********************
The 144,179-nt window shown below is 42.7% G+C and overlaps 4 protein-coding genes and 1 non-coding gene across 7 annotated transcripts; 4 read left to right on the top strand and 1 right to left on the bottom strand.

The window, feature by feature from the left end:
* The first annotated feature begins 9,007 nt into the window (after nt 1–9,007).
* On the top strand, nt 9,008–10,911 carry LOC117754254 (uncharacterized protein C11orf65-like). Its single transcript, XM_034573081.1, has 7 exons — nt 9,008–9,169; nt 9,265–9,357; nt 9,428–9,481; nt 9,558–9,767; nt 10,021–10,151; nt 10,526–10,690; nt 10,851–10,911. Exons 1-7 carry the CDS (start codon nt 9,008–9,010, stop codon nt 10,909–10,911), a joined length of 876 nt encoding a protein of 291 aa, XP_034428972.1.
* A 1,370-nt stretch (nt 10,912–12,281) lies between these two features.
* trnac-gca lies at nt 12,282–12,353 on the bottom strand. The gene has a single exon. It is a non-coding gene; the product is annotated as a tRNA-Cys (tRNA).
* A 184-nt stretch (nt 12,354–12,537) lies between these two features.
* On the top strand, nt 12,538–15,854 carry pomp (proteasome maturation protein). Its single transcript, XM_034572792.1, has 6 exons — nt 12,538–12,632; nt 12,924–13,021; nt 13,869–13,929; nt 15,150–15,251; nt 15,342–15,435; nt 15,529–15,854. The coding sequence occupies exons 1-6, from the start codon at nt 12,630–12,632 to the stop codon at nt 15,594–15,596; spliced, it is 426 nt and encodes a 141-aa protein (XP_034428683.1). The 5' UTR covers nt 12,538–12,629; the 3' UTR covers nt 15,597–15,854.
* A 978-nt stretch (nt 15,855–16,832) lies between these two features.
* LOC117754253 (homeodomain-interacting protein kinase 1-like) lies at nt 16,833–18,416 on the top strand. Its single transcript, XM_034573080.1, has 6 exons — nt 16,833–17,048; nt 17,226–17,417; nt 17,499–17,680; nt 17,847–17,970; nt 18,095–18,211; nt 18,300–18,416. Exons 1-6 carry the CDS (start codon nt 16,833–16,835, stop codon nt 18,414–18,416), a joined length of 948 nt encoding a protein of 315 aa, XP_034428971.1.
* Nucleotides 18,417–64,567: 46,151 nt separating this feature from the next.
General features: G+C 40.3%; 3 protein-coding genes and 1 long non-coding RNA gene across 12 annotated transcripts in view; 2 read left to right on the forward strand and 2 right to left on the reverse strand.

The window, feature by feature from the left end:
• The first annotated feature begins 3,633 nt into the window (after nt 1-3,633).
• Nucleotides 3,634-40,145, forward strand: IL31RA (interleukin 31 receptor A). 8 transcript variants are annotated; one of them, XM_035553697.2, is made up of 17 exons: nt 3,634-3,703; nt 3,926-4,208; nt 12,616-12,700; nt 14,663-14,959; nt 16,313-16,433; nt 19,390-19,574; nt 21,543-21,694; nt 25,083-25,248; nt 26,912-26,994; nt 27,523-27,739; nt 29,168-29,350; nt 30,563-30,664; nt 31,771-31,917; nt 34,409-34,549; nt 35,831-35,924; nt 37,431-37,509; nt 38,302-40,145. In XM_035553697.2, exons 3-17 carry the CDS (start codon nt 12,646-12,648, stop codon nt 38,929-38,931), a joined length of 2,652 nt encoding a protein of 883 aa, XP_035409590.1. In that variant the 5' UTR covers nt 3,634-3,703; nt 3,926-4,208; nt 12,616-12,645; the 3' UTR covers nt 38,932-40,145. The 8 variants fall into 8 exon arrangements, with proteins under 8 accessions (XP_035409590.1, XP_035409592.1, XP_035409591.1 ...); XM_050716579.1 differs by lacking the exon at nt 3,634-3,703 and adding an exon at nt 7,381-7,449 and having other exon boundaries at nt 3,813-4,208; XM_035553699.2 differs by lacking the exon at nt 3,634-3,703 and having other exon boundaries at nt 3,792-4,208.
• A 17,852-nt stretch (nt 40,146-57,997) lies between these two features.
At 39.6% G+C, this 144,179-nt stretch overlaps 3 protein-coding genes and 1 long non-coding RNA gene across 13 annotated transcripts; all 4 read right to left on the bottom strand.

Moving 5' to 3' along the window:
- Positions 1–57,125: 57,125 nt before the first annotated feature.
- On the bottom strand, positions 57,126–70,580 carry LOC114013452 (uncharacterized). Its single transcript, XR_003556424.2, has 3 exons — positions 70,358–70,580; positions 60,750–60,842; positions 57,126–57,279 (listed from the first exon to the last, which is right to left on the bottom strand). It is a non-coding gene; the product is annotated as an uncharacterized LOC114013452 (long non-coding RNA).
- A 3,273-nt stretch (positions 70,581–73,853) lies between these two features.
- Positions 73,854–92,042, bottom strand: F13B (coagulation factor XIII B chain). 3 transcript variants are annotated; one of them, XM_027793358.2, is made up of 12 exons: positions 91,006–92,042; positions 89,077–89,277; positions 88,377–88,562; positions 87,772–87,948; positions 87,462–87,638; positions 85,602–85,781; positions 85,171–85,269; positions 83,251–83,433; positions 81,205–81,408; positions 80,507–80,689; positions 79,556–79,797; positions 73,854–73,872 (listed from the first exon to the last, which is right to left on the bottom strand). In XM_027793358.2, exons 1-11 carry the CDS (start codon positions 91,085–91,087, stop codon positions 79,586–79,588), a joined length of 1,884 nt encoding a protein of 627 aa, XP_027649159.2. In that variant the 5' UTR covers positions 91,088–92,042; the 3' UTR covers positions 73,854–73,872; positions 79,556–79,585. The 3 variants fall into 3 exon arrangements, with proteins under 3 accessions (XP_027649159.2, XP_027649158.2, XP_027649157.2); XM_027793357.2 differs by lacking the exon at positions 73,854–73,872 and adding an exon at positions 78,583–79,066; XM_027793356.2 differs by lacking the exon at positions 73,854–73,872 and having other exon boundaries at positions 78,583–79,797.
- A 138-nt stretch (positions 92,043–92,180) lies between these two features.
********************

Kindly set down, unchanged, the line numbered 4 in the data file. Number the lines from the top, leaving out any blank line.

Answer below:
* On the top strand, nt 9,008–10,911 carry LOC117754254 (uncharacterized protein C11orf65-like). Its single transcript, XM_034573081.1, has 7 exons — nt 9,008–9,169; nt 9,265–9,357; nt 9,428–9,481; nt 9,558–9,767; nt 10,021–10,151; nt 10,526–10,690; nt 10,851–10,911. Exons 1-7 carry the CDS (start codon nt 9,008–9,010, stop codon nt 10,909–10,911), a joined length of 876 nt encoding a protein of 291 aa, XP_034428972.1.